CONFECTIONERS' SUGAR (icing sugar): A very finely ground powdered white sugar. Some icing sugar may contain 2 percent corn flour which acts as a free flowing agent. Often the percentage of corn flour is increased in cheaper brands
CONKIES: Cornmeal mixed with chopped meat, raisins, coconut and spices, wrapped and cooked in envelopes of banana leaves. A traditional Barbadian specialty
CORIANDER (cilantro, coriandro, culantro, chinese parsley): Aromatic herb that resembles flat-leaf parsley in appearance, but has a much more pungent flavor. Round pale to yellowish-brown ridged seed of the herb coriander, slightly smaller than a peppercorn. Do not wash or remove roots before storing. To some it suggests the taste of lemon peel and sage, to others a mixture of caraway and cumin. Keeps indefinitely in a tightly covered jar. Any of the above may be found in Middle Eastern, Indian, and Mediterranean cuisines. In Asian cooking the fresh leaves are preferred. Thai cooks sometimes use just the root or stems. Also used in Mexican cooking where it is known as cilantro. Find in supermarkets or in the markets of the above cultures.
CORIANDER SEED: The little, yellowish-brown, dried seeds of the coriander plant have a flavor that is a blend of sage and lemon. The seeds are good flavorings for mixed green, fruit, green pea, lentil, and rice salads, as well as some salad dressings.
CORN, DRIED: Coarsely cracked pearly-white corn, in ¼-inch bits
CORN, FLOUR: Yellow or white corn, milled to the texture of wheat flour. It tastes like cornmeal
COURT BOUILLON: In the French islands of the Caribbean, the term describes a traditional recipe for poached fish. Not to be confused with the classic court bouillon of French cooking: the liquid in which fish or other food is poached
COUSCOUS (North Africa, Asia): Tiny pasta like pellets usually made with semolina and water. Also the cooked dish of steamed couscous with sauce, or other accompaniment
COUSCOUSSIER (North Africa, Asia): A pot like a double boiler with openings like a sieve in the bottom of the top pot. COUSCOUS grains steam uncovered in the top pot, while the accompanying sauce or stew simmers in the bottom pot. Available in specialty cookware stores
CRANBERRY BEANS, DRIED: Similar to pinto beans but plumper and deeper pink, mottled with reddish-brown, about ½ inch long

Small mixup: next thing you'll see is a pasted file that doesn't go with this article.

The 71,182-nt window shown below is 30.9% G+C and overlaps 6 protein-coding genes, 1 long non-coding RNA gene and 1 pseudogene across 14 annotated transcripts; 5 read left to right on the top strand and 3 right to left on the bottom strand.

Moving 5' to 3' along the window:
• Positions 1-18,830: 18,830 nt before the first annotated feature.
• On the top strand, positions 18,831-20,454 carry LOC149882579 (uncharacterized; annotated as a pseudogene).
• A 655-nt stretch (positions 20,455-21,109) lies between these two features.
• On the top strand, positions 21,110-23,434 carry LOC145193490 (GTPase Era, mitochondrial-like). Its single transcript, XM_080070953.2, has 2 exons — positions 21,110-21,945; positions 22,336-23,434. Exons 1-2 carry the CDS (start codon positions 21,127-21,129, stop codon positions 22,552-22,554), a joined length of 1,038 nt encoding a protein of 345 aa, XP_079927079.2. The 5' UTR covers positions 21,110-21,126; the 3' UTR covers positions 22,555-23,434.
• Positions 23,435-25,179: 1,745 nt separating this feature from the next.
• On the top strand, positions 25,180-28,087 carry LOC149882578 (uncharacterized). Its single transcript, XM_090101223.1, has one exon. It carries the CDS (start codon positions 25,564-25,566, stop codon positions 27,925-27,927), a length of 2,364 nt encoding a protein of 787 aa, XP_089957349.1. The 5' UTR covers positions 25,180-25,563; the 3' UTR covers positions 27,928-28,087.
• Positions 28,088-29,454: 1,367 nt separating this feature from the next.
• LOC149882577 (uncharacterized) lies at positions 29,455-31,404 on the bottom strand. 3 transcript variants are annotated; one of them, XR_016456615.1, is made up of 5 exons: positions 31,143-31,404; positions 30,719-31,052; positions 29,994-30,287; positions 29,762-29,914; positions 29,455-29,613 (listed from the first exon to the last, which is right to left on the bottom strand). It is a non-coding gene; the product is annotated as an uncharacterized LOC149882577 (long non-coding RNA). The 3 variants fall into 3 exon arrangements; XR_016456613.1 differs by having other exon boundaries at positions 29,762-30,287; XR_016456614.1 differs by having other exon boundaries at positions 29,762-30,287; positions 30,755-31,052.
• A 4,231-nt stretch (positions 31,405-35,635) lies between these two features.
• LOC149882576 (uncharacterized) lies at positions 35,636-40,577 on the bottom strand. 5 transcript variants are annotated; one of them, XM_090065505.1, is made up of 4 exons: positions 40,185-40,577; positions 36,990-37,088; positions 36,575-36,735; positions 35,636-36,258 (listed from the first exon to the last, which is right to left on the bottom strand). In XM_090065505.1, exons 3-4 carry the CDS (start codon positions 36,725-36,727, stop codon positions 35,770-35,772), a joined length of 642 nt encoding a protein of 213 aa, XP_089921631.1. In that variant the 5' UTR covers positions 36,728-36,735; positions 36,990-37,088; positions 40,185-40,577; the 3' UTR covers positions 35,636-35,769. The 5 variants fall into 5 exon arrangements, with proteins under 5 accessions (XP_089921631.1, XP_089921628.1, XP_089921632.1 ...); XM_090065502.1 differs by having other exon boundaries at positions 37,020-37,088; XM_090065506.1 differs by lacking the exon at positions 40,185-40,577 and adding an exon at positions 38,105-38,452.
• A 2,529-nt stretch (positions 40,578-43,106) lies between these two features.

CRANBERRY BEANS, FRESH (shellouts): Sold in pods to be shelled and cooked during brief season, which varies with locality. Pods are mottled beige and red; shelled beans are flat and about ½ inch long. Available in some neighborhood Latin American and Hungarian markets
CRAPAUD: French for the large frog found on Dominica and Montserrat, where it is also called mountain chicken and considered a delicacy
CRAWFISH (crayfish, crawfish, cray fish, craw fish): This small shell fish, which resembles a miniature lobster. Fresh-water crustacean, highly valued for the sweet white meat. The opening of the crayfish season (which starts at the end of the first week in August and continues to the end of September) is celebrated with special parties.
CREOLE MUSTARD: Pungent prepared mustard made from brown mustard seeds. As a substitute, use any strong flavored prepared brown mustard
CRESSES: There are a number of peppery herbs or greens that grow wild or are cultivated that are called cresses. They are known by various names, such as winter, garden, or upland cresses. The greens are good additions to mixed salads and are used as garnishes
CUBANELLE PEPPER: A mild light-green pepper. Probably the closest thing in flavor to a real Hungarian pepper. Found in a good supermarket or in Caribbean markets. You can substitute fresh green Anaheim peppers. They are just a tiny bit hotter, but nothing serious
CUMIN (comino): Yellowish-brown seed of a plant of the parsley family, strongly aromatic and reminiscent of caraway. Shaped like a miniature corn kernel. Often used in curries. Available in small packets, whole or ground, in Latin American food stores and gourmet shops. Keeps indefinitely when tightly covered. No substitute. Can be purchased by the can in powder form, or buy the whole seed and grind it. The flavor is much brighter with the whole seed. Used extensively in Mexican and Indian cooking
CURAQAO: Liqueur produced in the Dutch islands from the peel of bitter oranges
CURING SALT: A salt that has nitrates added and is used as a preservative in sausage making. Available in some supermarkets and specialty shops
CURRY POWDER: A golden-yellow blend of several spices that can be mild, rather hot, or very hot. It may be used to flavor egg, chicken, meat, rice, some vegetable salads and salad dressings.
CUTLETTI: Cutletti or rissoles of various kinds are very popular in Russia. They are made from meat, fish, chicken or game. Bread soaked in milk is always added, and they are bound with egg and formed into flat rissoles in the shape of a cutlet and fried in shallow fat. Raw meat is minced at home for them and flavored with a little onion or garlic. Fish rissoles are flavored with nutmeg, game or poultry with mushrooms.